People reveal 'strange' encounters with 1994 murder suspect

Shelby Farah's mother says Ronnie Hyde offered to counsel her teen son

By Francesca Amiker - Reporter, Erik Avanier - Reporter

JACKSONVILLE, Fla. - Since the arrest in the death and dismemberment of a Nassau County teenage boy, several people have come forward, revealing their past encounters with the Ronnie Hyde.

Hyde, 60, was arrested Tuesday in Jacksonville Beach on a murder charge in the death of 16-year-old Fred Laster, who investigators believe Hyde befriended while a youth pastor in the 1980s.

The FBI has asked for anyone who might have had any suspicious or inappropriate contact with Hyde over the years to call 904-348-7000. 

The mother of Shelby Farah, a Metro PCS worker murdered during a robbery in 2013, told News4Jax on Wednesday that she has already notified the FBI that she had been contacted by Hyde. 

Shelby's killer was sentenced to life without parole last week, but her mother, Darlene Farah, said the wound that was closing has since been reopened by Hyde's arrest. 

When her 20-year-old daughter was killed four years ago, Farah said that a detective asked her to set up a Facebook page to gather leads in the case. 

"A detective told me to accept every friend request, so I just accepted every friend request," Farah said. 

Farah said she would receive messages from people offering their help -- from legal services to counseling.

But it wasn't until Tuesday when News4Jax reporter Heather Leigh reached out to her that Farah realized she was not only Facebook friends with Hyde, but had been contacted by him.

Darlene Farah

Farah said Hyde sent her Facebook messages, offering free counseling to her and her children. 

"I didn't respond back to them," Farah said. "I thought that was kind of strange."

But she said what was even more strange and alarming is that at the time Hyde sent the messages, her son was 16 years old -- the same age as Fred Laster when he disappeared.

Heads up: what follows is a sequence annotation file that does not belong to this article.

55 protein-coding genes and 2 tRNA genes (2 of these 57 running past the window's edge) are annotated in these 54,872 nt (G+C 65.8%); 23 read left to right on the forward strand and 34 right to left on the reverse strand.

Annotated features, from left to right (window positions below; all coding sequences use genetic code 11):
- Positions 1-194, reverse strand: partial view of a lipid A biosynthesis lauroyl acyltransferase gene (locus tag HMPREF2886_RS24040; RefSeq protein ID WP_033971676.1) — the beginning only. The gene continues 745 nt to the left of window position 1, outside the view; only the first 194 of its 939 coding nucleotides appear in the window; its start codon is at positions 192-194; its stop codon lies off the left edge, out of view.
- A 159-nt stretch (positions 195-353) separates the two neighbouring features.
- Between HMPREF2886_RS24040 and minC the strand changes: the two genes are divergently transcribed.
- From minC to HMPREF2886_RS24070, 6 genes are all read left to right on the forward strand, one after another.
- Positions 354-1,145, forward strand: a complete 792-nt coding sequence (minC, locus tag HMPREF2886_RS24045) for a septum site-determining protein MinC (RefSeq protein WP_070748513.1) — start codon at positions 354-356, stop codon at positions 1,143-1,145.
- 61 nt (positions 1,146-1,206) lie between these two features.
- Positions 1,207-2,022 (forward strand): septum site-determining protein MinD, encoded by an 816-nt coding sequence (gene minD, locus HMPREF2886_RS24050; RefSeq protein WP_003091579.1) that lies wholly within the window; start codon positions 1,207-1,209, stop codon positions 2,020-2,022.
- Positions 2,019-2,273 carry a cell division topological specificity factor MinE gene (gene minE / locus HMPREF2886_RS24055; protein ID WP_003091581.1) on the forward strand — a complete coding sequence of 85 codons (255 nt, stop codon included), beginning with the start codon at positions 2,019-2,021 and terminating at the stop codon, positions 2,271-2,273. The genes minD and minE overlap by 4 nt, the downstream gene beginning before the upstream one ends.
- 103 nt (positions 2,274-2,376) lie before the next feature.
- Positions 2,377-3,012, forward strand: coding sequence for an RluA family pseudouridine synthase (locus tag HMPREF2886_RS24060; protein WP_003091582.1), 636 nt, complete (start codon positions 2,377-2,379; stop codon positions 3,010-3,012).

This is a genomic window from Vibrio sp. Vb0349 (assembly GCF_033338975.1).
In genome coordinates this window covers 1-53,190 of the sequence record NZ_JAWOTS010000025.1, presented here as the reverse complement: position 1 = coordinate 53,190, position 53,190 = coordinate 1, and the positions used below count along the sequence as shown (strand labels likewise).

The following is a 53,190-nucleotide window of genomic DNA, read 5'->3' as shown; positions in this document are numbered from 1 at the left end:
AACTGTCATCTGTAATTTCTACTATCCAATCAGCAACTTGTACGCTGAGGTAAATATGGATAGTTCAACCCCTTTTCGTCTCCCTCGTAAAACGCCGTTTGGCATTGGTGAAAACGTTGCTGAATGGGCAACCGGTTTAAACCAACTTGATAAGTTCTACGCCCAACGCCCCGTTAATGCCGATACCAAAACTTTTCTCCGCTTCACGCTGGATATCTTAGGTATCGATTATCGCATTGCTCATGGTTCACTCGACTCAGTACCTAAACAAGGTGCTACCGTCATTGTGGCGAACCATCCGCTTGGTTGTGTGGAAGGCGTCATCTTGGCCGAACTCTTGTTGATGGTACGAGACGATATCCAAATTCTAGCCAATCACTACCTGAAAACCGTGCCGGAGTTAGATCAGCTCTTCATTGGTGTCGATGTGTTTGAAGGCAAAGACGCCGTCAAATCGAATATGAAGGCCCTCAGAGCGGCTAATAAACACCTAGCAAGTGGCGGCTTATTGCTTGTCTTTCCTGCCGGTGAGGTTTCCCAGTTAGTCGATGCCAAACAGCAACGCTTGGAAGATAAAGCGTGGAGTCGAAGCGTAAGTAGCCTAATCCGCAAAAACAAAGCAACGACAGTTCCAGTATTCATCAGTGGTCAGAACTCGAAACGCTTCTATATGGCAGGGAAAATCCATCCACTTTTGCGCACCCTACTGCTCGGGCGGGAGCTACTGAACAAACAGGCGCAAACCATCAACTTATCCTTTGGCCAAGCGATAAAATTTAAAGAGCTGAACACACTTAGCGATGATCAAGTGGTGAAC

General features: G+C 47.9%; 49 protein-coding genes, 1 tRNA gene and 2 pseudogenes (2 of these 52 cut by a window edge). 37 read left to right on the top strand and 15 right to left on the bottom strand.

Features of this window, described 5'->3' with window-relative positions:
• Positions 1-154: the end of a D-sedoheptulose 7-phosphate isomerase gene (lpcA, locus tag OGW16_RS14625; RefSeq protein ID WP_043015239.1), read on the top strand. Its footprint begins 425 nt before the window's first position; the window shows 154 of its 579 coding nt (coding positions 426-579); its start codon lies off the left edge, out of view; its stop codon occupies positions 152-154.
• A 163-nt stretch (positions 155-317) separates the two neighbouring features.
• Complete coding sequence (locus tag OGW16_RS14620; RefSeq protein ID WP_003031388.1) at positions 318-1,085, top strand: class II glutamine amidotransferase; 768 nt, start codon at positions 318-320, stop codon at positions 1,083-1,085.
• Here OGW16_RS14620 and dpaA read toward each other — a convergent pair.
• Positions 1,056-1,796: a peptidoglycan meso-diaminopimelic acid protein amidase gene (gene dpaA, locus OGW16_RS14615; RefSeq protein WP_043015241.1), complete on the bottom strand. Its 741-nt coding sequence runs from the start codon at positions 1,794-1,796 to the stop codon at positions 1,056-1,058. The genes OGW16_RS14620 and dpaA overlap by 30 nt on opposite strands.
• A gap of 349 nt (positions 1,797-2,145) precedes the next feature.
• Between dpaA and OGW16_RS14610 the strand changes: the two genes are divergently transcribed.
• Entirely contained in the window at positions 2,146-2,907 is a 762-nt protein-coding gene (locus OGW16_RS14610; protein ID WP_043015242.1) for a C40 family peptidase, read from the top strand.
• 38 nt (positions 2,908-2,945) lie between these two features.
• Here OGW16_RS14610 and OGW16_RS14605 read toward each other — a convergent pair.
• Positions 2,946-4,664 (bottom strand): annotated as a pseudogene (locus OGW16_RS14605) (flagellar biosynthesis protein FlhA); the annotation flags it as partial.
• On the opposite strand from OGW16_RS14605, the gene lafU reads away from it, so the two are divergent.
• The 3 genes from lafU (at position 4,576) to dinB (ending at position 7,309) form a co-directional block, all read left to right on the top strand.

"He kept saying, 'I could help your son,'" Farah said. "That was the last time I heard from him."

Now, Farah said, she is making it a point of telling other families of homicide victims to be aware of anyone offering services as she reflects on what she fears could have happened if she let Hyde counsel her children. 

"My stomach is sick. I'm, like, really nauseated. It just made me sick," she said. "You just don't know when people reach out to you like that. You can't trust anybody, and I hope this is a lesson learned to other people when people reach out to them like this. Because now I sit there and I look back and I can't help but think that he was trying to target my son."

Farah said she offered to turn the messages over to the FBI if it wants them. 

Man who met Hyde in 1989: 'His intentions were to prey on young guys'

News4Jax also spoke with a man who was 17 years old when he was transferred from a foster home to a Jacksonville youth shelter, where he first met Hyde in 1989. 

"He came across as very friendly and sociable, so I never thought anything outside of that. He was basically the boss at a boy's home," said the man, who News4Jax has chosen not to identify for his own protection. 

When he turned 18 and was facing the prospect of being homeless, the man said Hyde invited him to live in his home. 

The man said he lived with Hyde for one week and that Hyde initiated a sexual relationship with him. 

Ronnie Hyde

"It caught me off guard because he said, 'You can come sleep in my bed.' And I was, like, 'OK.' So the next thing I knew, it went from laying in the bed and undressing to, you know, sexual encounter," he said. 

Looking back, the man said, he wonders why he was selected by Hyde.

"I thought to myself and asked, 'Was he watching me the whole time I was at the center?'"

The FBI said that as a counselor, Hyde likely had "extensive access" to other children over the years. Though Hyde has a history of working with young boys, News4Jax asked the man if he thought Hyde actually mentored any. 

"I don't think that was his intentions at all. I think his intentions were to prey on young guys. It was never about mentoring, because he never did that with me," he said.

News4Jax asked the man what he thought about the accusations against Hyde.

"I believe he is capable of doing something like this," he responded. "There is no doubt in my mind because it wasn't about helping individuals, it was preying on them."

Another woman, who wished to remain anonymous, said she was working at the youth center when Hyde befriended that man. She said that in retrospect, she thinks Hyde preyed on young boys using his Camaro to attract them.

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